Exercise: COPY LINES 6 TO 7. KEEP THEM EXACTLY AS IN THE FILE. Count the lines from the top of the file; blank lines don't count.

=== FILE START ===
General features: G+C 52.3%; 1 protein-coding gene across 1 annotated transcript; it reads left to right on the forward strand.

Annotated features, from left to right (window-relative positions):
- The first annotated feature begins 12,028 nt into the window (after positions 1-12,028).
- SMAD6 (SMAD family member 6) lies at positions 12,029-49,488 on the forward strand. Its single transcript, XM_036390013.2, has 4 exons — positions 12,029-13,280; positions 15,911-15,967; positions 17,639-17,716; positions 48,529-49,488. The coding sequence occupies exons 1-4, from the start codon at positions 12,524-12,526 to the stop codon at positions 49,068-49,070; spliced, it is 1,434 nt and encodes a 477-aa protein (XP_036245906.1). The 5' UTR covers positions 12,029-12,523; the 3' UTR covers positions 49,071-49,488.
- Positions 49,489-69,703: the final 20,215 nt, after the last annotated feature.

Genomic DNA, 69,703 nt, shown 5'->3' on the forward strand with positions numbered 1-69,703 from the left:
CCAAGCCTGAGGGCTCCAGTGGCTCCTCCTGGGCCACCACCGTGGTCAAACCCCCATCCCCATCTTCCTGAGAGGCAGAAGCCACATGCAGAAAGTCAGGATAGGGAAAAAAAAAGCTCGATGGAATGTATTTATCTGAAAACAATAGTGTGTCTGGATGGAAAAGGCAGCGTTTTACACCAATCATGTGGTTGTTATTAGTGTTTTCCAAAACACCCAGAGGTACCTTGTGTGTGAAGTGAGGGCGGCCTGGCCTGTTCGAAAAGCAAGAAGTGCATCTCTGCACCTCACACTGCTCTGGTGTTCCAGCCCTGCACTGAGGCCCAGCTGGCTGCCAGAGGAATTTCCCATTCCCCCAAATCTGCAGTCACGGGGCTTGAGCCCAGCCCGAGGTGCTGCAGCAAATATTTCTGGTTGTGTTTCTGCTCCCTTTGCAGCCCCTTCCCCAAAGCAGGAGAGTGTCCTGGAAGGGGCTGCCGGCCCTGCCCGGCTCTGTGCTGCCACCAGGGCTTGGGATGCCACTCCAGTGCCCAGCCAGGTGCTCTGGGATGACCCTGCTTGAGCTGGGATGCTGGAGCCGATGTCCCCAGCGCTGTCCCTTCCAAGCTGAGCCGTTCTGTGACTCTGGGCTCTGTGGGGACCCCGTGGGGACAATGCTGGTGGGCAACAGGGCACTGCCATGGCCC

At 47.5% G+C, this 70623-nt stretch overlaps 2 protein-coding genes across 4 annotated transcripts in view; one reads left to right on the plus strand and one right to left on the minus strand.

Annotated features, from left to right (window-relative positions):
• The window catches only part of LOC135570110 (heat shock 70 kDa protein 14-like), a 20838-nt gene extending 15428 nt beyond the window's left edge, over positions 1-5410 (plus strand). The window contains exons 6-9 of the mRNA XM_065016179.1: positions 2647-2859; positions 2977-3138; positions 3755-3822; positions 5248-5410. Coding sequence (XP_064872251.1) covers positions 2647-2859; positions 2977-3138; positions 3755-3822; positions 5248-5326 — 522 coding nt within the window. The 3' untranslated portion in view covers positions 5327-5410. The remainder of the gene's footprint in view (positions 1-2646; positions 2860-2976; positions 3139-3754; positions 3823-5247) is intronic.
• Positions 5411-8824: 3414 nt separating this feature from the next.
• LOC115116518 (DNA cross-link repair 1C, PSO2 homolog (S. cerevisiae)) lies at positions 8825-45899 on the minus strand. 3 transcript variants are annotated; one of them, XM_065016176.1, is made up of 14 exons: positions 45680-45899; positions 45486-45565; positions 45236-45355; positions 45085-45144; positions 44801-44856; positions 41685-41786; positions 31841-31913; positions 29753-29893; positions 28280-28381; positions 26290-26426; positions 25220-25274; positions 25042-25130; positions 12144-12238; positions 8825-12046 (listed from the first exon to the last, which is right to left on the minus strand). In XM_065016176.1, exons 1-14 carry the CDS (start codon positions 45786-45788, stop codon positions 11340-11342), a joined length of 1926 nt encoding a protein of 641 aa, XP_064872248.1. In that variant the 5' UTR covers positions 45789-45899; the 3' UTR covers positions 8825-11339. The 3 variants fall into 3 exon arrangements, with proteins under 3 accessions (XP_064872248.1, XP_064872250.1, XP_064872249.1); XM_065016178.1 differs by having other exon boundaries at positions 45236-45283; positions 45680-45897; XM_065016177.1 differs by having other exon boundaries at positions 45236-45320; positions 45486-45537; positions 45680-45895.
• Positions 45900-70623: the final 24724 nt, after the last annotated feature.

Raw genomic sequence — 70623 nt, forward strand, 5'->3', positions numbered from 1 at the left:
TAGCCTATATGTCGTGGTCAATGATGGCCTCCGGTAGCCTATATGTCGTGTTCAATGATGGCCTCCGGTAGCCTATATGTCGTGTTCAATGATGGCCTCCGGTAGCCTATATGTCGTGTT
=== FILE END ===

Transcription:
Genomic DNA, 69,703 nt, shown 5'->3' on the forward strand with positions numbered 1-69,703 from the left:
CCAAGCCTGAGGGCTCCAGTGGCTCCTCCTGGGCCACCACCGTGGTCAAACCCCCATCCCCATCTTCCTGAGAGGCAGAAGCCACATGCAGAAAGTCAGGATAGGGAAAAAAAAAGCTCGATGGAATGTATTTATCTGAAAACAATAGTGTGTCTGGATGGAAAAGGCAGCGTTTTACACCAATCATGTGGTTGTTATTAGTGTTTTCCAAAACACCCAGAGGTACCTTGTGTGTGAAGTGAGGGCGGCCTGGCCTGTTCGAAAAGCAAGAAGTGCATCTCTGCACCTCACACTGCTCTGGTGTTCCAGCCCTGCACTGAGGCCCAGCTGGCTGCCAGAGGAATTTCCCATTCCCCCAAATCTGCAGTCACGGGGCTTGAGCCCAGCCCGAGGTGCTGCAGCAAATATTTCTGGTTGTGTTTCTGCTCCCTTTGCAGCCCCTTCCCCAAAGCAGGAGAGTGTCCTGGAAGGGGCTGCCGGCCCTGCCCGGCTCTGTGCTGCCACCAGGGCTTGGGATGCCACTCCAGTGCCCAGCCAGGTGCTCTGGGATGACCCTGCTTGAGCTGGGATGCTGGAGCCGATGTCCCCAGCGCTGTCCCTTCCAAGCTGAGCCGTTCTGTGACTCTGGGCTCTGTGGGGACCCCGTGGGGACAATGCTGGTGGGCAACAGGGCACTGCCATGGCCC